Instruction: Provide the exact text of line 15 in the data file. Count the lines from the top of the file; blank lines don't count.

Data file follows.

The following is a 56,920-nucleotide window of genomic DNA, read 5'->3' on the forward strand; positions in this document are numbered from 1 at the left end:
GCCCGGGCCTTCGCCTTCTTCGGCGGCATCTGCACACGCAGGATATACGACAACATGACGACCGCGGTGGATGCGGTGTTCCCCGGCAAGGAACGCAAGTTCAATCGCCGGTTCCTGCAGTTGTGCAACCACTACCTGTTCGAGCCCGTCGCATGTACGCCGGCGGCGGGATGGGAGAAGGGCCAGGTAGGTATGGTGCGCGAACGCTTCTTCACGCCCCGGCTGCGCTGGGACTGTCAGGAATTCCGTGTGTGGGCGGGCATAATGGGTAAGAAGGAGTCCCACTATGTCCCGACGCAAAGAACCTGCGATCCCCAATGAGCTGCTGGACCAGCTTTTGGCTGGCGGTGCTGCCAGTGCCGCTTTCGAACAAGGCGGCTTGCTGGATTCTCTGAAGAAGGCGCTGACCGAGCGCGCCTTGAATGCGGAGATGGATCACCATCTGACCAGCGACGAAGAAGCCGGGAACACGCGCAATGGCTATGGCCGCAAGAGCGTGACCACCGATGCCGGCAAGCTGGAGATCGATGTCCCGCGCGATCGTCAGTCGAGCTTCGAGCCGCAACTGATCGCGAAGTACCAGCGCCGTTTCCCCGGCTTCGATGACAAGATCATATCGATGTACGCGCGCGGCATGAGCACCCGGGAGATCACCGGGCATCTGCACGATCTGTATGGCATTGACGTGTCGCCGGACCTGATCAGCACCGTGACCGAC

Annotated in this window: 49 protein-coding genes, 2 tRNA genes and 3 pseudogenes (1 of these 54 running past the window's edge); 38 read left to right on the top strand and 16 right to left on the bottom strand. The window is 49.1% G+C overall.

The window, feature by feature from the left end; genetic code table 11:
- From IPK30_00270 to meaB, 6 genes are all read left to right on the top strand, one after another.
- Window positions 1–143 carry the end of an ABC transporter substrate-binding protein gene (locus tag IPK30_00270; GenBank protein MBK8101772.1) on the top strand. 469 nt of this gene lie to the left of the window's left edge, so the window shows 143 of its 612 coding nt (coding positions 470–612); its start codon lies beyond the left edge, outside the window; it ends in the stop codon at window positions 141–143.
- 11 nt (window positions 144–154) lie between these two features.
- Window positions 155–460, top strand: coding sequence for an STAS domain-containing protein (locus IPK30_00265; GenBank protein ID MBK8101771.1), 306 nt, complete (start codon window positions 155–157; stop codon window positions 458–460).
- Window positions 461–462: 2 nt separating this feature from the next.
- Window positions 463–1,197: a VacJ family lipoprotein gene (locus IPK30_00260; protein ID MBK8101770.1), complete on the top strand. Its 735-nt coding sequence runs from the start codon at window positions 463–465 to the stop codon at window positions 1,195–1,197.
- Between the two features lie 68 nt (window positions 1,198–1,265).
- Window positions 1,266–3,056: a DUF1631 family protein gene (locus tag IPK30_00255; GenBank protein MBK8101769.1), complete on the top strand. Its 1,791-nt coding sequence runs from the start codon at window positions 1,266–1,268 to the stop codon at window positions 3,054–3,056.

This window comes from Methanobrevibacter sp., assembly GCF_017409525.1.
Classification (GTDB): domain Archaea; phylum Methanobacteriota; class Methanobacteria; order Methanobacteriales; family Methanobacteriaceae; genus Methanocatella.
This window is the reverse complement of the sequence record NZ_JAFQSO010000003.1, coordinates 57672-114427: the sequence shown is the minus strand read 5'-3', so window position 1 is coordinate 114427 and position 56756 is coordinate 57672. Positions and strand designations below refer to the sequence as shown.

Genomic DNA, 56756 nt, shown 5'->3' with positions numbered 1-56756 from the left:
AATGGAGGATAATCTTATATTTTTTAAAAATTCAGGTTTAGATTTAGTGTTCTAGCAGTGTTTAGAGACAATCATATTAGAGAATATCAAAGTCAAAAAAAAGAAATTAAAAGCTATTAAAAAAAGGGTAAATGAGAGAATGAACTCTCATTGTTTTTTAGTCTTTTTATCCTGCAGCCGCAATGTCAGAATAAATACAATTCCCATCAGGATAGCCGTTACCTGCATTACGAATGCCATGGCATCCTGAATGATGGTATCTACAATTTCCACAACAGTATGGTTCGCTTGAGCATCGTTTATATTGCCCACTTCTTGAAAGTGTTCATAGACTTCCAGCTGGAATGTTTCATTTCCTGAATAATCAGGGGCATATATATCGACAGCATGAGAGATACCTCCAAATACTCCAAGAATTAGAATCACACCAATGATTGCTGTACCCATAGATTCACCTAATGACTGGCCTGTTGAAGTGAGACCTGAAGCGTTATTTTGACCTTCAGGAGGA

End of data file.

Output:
This window is the reverse complement of the sequence record NZ_JAFQSO010000003.1, coordinates 57672-114427: the sequence shown is the minus strand read 5'-3', so window position 1 is coordinate 114427 and position 56756 is coordinate 57672. Positions and strand designations below refer to the sequence as shown.